One of the other interesting things about "The Dreyfus Affair" is--besides being one of the earliest film serials--the fact it was actually censored for political reasons. Like politics today, the french folk were just as sensitive about such events. Indeed, while the case of this film is different--Jewish officer Alfred Dreyfus being arrested for bribery--the events met with the exact same controversy: who's right and who's wrong? As certain sources state, many audiences believed the various shots which make up the serial were in fact live and that Méliès had actually managed to sneak his cameraman onto Devil's Island, the Lycee du Rennes, etc. to capture the events taking place on celluloid. Nowadays, we'd very easily be able to figure out the series' artificiality, but because of the realism of the series at the time (for instance, the iron-worker who's identity remains a mystery, and who was hired to play Dreyfus himself because of his uncanny resemblance) fights often broke out during the showings, resulting in theaters refusing to show the series and causing it to be censored--in particular, the ending scene in which Dreyfus leaves the Lycee for jail. (Apparently, this scene appears to be available nowhere online now, but along with "The Degradation of Dreyfus" it's not lost). Méliès even reflected the audiences' reactions in the ninth installment, "The Fight of Reporters" in which the journalists have a riot at the Lycee when gathering info about the case and are ushered out of the room. Part of these reactions have to, of course, be because of how Dreyfus is portrayed as innocent throughout. Méliès was a Dreyfusard, and he clearly lets it be known in the final result--also through the fact he plays Fernand Labori, defense lawyer for the unfortunate officer who's attempted assassination is portrayed in part eight of the serial.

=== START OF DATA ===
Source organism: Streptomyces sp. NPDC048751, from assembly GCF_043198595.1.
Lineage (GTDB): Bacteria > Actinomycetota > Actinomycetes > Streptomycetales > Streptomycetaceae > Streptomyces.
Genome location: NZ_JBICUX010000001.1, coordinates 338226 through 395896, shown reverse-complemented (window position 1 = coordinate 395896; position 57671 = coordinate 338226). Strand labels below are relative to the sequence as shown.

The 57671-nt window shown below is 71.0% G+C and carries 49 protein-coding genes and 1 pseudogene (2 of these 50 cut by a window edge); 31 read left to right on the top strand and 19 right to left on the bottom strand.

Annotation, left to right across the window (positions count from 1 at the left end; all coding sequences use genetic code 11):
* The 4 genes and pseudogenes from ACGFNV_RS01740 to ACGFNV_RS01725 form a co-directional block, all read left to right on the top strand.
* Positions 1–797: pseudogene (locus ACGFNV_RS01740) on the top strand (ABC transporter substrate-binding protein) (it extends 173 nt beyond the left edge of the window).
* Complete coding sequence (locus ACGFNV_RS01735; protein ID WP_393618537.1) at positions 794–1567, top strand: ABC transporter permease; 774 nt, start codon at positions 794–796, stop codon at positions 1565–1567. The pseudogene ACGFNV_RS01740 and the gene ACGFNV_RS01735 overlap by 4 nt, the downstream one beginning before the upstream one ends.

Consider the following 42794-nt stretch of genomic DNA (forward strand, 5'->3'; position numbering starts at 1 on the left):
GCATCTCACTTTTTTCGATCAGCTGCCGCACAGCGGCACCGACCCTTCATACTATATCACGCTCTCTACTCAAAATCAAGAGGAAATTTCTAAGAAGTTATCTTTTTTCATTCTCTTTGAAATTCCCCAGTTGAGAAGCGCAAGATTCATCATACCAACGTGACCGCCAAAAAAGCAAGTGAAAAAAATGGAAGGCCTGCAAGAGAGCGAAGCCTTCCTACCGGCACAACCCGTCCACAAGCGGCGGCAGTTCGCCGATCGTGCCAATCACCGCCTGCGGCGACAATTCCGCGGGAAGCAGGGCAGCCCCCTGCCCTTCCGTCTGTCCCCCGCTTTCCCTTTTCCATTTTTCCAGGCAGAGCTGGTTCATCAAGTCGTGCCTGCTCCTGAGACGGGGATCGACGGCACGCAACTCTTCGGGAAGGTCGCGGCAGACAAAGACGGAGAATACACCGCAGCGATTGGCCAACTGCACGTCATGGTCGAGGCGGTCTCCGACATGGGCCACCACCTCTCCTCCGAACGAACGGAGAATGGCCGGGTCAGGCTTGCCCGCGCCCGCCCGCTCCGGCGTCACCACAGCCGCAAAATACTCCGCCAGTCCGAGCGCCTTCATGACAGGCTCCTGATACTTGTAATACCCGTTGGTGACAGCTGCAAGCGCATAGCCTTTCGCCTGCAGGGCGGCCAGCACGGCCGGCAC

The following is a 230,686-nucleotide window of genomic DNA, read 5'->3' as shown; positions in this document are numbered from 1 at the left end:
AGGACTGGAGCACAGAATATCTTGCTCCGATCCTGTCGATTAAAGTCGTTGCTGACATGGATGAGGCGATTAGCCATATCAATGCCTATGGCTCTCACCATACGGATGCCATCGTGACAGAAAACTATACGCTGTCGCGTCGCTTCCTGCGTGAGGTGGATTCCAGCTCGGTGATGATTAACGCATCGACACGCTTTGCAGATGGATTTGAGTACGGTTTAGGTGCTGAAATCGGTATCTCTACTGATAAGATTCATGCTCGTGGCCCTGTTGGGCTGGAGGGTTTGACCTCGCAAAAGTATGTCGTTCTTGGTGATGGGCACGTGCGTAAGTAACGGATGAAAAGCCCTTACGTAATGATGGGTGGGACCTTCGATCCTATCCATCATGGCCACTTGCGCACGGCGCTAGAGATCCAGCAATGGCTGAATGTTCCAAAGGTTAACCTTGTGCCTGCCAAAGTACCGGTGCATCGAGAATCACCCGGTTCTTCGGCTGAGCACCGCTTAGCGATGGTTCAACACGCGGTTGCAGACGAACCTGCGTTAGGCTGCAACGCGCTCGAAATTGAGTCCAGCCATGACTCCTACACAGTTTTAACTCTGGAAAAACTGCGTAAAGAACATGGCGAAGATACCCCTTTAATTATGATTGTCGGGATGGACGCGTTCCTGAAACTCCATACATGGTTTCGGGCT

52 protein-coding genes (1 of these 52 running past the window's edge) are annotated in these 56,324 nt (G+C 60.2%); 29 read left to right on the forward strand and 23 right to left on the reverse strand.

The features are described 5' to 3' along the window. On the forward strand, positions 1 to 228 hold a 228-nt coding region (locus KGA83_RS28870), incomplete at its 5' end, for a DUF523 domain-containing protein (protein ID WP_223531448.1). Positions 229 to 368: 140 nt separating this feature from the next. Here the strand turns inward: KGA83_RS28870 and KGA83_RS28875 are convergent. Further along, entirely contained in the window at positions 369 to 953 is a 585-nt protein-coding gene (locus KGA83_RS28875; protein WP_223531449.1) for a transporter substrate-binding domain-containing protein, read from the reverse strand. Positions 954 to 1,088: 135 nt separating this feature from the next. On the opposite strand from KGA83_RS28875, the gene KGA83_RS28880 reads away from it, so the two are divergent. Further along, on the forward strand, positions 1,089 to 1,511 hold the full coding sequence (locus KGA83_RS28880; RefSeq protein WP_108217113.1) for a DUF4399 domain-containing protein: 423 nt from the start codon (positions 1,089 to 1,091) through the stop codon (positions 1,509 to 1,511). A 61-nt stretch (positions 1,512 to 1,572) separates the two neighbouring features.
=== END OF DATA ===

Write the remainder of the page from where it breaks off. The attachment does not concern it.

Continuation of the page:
Another thing about this serial that has a point of interest is severe lack of special effects. The only effects that can really be spotted in the entire eleven-part story were the lightening flashes during the disembarking at Quiberon scene, used to indicate the approaching storm. Considering it was only 1899, double exposure was still pretty new in Méliès's filmography and is used--instead of to create fantasy worlds--to here initiate the illusion of lightening. This is actually rare in and of itself and I can only recall one other work in his career using double exposures for this purpose: namely, "Robinson Crusoe" of 1902. Outside of this, a film edit is also used before the unknown assassin's second shot at Labori's back, but the reason of this edit remains a mystery, however visible it may seem. While it is true that special effects were a staple product in the director's career, Méliès here proves he can create an interesting film without them--and the reason why he did not, unfortunately, continue to do so was one of the biggest reasons for the decline of his career.

(Note: I will be discussing each individual segment on each IMDb page, except for installments two and eleven which I have not had the opportunity to view online or anywhere else).

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Release Date:

4 November 1899 (USA) See more »

Also Known As:

The Dreyfus Affair See more »

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Star-Film See more »
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Aspect Ratio:

1.33 : 1